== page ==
29 April 2022
Almost no citrus fruit have been picked and packed in the Sundays River Valley region since an unprotected strike by thousands of farm workers started over a week ago. This follows several days of mass protests by farm workers and residents from Kirkwood and Addo townships. There have been a number of violent incidents.
Earlier this week, we reported that the High Court in Gqeberha granted an interim interdict to farm owners in the Sundays River Valley Municipality which prevents protesting farm workers and leaders of the South African National Civic Organisation (SANCO) — who have been assisting striking workers — from entering or being within 500 metres of several farms.
According to a farmer, damage to property and losses during the strike is currently estimated at over R70-million.
On Thursday, over 2,000 protesting workers and residents filled the stands at the Steve Tshwete Stadium in Kirkwood to discuss the impasse with employers over their demand for a R30 per hour wage hike. Major roads leading to the stadium were littered with stones and burning tyres.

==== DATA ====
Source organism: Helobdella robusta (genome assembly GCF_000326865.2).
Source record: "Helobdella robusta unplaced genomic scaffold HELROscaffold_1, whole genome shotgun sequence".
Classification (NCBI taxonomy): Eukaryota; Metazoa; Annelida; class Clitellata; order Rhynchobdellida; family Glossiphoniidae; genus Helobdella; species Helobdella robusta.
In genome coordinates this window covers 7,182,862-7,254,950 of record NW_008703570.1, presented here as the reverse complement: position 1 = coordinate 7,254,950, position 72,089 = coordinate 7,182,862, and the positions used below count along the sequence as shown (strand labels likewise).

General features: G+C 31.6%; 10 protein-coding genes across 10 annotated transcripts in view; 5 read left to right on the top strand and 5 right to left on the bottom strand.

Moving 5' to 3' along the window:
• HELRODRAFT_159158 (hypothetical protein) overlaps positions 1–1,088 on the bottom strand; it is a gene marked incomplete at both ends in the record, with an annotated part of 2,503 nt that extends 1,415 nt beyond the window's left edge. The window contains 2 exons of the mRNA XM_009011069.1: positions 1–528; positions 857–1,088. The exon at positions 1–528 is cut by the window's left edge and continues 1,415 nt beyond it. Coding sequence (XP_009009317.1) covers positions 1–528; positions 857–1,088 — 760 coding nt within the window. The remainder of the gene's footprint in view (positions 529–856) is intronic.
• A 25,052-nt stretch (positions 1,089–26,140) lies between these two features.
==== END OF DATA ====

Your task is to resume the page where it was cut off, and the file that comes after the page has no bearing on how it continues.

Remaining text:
Before the crowd started discussing the implications of continuing their strike, they took a moment of silence for two protesters who were allegedly shot dead during the protest. GroundUp has not yet been able to get official confirmation on these incidents.
SANCO provincial secretary Tony Duba said his organisation would continue discussions with employers’ lawyers to find an amicable solution.
In a statement responding to workers’ demands, the Sundays River Valley Citrus Producers Forum chairperson, Hennie Ehlers, said employers can’t pay the increase but committed to continue paying R23.19 an hour in accordance with the national minimum wage.
Ehlers said that a team had been set up to deal with issues including wages disputes in a lawful manner “to avoid a repeat of the damaging effects of the 2018 protest action”.
“Citrus producers face severe challenges. Abnormally high cost of freight, inefficiency of ports and escalating input costs, which they are unable to recoup in competitive markets. It is possible that a high percentage of growers may not survive in the future and will certainly not be profitable in 2022,” the Forum said.